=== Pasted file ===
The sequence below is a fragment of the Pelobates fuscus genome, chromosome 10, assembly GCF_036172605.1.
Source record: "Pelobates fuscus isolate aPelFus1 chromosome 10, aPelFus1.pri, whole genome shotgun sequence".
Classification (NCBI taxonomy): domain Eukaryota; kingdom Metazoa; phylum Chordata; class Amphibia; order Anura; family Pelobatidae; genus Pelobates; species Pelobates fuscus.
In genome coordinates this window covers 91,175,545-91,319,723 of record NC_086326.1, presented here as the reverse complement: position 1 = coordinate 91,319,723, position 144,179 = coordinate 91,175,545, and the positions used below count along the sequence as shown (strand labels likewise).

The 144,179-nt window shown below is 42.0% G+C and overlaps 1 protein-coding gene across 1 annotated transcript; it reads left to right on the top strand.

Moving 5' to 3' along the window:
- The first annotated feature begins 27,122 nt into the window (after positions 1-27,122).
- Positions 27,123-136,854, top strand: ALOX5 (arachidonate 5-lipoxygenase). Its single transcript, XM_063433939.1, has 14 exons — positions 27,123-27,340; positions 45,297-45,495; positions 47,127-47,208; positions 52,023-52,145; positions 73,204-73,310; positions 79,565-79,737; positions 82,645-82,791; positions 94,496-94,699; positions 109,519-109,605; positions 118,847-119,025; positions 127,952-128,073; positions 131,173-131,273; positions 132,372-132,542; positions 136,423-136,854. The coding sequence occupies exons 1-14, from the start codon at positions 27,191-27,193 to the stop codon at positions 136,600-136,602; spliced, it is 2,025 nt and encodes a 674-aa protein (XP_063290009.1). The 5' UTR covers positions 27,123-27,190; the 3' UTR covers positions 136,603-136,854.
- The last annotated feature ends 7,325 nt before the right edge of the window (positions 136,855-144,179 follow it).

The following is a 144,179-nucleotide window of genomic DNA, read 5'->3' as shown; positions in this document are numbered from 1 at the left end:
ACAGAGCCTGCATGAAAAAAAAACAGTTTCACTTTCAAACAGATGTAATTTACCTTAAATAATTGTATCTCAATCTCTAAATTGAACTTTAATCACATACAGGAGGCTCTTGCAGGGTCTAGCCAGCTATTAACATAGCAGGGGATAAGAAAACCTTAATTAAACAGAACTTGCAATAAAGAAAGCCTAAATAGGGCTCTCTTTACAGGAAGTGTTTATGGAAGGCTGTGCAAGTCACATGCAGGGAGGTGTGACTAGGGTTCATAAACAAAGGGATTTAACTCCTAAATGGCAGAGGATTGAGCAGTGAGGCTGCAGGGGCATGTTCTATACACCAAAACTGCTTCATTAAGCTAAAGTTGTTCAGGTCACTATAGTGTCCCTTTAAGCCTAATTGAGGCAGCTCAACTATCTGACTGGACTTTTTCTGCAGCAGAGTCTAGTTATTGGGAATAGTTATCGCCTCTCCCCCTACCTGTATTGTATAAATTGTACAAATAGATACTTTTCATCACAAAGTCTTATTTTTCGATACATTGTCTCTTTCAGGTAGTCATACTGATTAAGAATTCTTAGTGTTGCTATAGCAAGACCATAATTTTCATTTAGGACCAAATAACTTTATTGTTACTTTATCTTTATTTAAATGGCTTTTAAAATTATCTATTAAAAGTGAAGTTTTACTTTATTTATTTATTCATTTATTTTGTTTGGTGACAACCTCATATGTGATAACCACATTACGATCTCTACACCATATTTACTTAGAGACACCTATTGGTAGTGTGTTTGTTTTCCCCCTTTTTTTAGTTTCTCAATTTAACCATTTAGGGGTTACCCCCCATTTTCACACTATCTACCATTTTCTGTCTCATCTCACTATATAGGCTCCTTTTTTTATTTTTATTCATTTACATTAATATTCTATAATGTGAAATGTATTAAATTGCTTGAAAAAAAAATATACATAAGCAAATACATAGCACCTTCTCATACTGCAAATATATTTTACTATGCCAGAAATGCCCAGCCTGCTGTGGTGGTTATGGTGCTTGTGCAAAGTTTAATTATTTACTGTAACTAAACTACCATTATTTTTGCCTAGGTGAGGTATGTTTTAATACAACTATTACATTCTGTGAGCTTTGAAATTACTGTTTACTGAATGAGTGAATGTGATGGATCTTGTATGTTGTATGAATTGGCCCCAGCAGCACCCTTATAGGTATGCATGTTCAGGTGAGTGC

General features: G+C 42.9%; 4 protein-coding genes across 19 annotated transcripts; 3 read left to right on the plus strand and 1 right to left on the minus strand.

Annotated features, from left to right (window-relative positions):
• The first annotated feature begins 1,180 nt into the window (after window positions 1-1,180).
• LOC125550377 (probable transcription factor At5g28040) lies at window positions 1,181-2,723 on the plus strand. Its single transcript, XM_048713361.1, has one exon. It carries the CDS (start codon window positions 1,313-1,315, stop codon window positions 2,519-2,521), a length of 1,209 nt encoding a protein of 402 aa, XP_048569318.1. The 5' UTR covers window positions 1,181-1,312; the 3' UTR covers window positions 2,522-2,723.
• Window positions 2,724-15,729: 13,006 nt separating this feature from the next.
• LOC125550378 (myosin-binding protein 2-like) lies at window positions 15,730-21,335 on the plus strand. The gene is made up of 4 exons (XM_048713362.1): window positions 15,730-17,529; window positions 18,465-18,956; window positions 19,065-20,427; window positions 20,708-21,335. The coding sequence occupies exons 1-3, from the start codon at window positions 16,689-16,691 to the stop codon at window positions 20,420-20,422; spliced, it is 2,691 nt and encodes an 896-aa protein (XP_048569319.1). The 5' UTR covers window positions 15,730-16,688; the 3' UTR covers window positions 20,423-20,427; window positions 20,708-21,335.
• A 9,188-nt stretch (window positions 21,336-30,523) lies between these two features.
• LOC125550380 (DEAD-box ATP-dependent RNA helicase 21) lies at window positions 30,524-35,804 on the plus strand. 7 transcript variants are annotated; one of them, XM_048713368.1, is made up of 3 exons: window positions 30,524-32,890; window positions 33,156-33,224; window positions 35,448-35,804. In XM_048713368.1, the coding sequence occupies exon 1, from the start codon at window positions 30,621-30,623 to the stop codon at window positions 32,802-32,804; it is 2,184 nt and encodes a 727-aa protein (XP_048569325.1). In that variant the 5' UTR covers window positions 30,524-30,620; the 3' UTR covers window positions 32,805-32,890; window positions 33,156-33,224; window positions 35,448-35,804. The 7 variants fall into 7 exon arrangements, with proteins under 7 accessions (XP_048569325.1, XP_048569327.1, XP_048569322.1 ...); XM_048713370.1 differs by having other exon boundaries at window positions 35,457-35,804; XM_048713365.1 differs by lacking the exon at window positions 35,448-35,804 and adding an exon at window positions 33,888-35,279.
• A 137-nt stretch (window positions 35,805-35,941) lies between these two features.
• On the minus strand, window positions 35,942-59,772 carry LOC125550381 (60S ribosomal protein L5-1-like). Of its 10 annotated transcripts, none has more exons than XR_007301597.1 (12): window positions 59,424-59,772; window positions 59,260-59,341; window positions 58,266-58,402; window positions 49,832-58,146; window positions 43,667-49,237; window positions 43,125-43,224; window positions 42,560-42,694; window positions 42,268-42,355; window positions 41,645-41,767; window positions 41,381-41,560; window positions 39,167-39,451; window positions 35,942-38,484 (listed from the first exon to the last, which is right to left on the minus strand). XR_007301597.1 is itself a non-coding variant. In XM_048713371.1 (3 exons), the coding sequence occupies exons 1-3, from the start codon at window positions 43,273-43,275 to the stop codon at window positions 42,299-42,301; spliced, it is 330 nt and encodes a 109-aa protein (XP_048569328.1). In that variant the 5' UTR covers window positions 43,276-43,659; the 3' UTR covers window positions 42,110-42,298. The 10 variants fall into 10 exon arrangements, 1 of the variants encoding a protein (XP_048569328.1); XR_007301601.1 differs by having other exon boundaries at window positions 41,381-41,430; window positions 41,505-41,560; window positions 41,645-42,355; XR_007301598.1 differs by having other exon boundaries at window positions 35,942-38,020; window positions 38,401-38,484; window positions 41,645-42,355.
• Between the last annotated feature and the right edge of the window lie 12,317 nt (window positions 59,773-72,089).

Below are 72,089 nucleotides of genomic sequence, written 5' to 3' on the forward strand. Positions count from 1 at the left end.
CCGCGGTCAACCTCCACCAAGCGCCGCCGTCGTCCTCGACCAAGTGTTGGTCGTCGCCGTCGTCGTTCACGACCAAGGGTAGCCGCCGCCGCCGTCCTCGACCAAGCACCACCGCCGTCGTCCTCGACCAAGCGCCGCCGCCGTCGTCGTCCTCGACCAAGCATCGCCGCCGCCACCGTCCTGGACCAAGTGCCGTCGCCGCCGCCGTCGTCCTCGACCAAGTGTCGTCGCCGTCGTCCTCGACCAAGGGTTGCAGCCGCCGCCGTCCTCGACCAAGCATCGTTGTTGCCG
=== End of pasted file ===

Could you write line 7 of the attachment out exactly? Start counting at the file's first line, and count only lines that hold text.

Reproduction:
- The first annotated feature begins 27,122 nt into the window (after positions 1-27,122).